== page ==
AEA365 | A Tip-a-Day by and for Evaluators

Jan/18

12

MIE TIG Week: PROSE by Omar J. Salaam

Hello! My name is Omar J. Salaam. I’m a Ph.D. candidate in Educational Leadership at University of South Florida, and I plan to defend my dissertation this current semester of Spring 2018. As part of the MIE TIG’s week on AEA 365, I have written a poem about the themes unearthed within the AEA Race and Class Dialogues.

Prose

I’ve always been known as the one with good diction

Never as the one who would fathom writing fiction

Now here I sit

Trying to come up with some s_it

But the more I work on each verse

The more I feel I’m only thinking in reverse

Now I’ve come up with something I believe will please

Regardless of my recognition that its reality in 180 degrees

When my White counterpart and I were introduced to an audience for the first time

It was my words they focused in on as opposed to treating him as sublime

Later, when my White counterpart appeared on stage with a woman equal to the task

It was her words they automatically accepted, and him who they insisted to ask

Oh, say can you see by the dawn’s early light

It’s now them getting pulled over, for no reason other than driving while White

The greatest democracy that ever existed is so just and so fair

There’s no need for marching, kneeling and demonstrating at games or anywhere

And while we’re on the topic of how equal this world is

Let’s not forget how fair capitalism is

Well over half the world’s wealth is divided evenly over half the world’s population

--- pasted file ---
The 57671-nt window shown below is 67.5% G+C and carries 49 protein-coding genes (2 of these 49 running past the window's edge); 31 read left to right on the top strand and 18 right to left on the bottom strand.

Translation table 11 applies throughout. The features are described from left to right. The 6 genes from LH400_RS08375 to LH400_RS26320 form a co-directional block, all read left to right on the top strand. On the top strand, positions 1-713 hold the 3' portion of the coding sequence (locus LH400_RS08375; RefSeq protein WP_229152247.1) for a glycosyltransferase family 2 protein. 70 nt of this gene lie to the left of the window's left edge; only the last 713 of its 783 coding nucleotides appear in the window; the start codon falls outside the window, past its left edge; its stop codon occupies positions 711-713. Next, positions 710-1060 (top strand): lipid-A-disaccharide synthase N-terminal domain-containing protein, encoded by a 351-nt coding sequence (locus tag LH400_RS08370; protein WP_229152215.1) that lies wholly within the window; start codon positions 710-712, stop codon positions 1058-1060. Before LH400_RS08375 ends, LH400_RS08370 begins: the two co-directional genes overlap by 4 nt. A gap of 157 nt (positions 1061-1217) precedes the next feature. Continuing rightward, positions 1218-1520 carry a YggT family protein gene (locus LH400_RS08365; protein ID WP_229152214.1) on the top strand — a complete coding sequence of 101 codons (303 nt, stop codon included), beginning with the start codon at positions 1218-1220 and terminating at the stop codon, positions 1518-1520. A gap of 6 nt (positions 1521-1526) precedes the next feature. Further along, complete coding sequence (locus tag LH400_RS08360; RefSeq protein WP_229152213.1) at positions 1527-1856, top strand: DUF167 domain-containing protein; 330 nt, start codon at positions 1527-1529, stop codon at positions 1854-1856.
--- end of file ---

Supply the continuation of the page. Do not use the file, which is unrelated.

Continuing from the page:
And those who have the most, give the most not only in total summation

The world is so full of peace and love

That genocide, and war are never even thought of

Racism, homophobia, and xenophobia, are words that do not exist

In an alternate world where they do, I’m sure they must be pissed

My genre is not fiction but for this moment I’ve taken a tryst

I only hope I’ve made some points that most have not missed

As I think of those who write fiction recognizing they are pros

I’m not ashamed that I am not one of those

This took every inch of effort from my brain to my toes

As I hope I got my message across writing in prose

 

Hot Tip:

This poem uses proposed fiction as a venue to reveal existing realities unseen to those blinded by privilege. The intention here is to challenge readers to acknowledge the fictions they’ve created in their own work to justify evaluative practices. Evaluators should consider the various privileges that exist and how their privilege effects the evaluation and evaluation participants.

The American Evaluation Association is celebrating Multiethnic Issues in Evaluation (MIE) Week with our colleagues in the MIE Topical Interest Group. The contributions all this week to aea365 come from MIE TIG members. Do you have questions, concerns, kudos, or content to extend this aea365 contribution? Please add them in the comments section for this post on the aea365 webpage so that we may enrich our community of practice. Would you like to submit an aea365 Tip? Please send a note of interest to aea365@eval.org. aea365 is sponsored by the American Evaluation Association and provides a Tip-a-Day by and for evaluators.

No tags

1 comment

  • Leslie Goodyear · January 14, 2018 at 12:53 pm

    Hi Omar – thanks for sharing this powerful poem and for using this format to challenge notions of privilege and power in evaluation. Back in the day, I focused my dissertation work on exploring poetry and performance as ways to facilitate learning and evaluation use (the poetry and performances were based in evaluation data), and in doing so I immersed myself in representational forms, in particular spoken word and performance poetry. I’d love to chat more about your work and mine if you’re interested!

    Reply

Leave a Reply

<<

>>

Archives

To top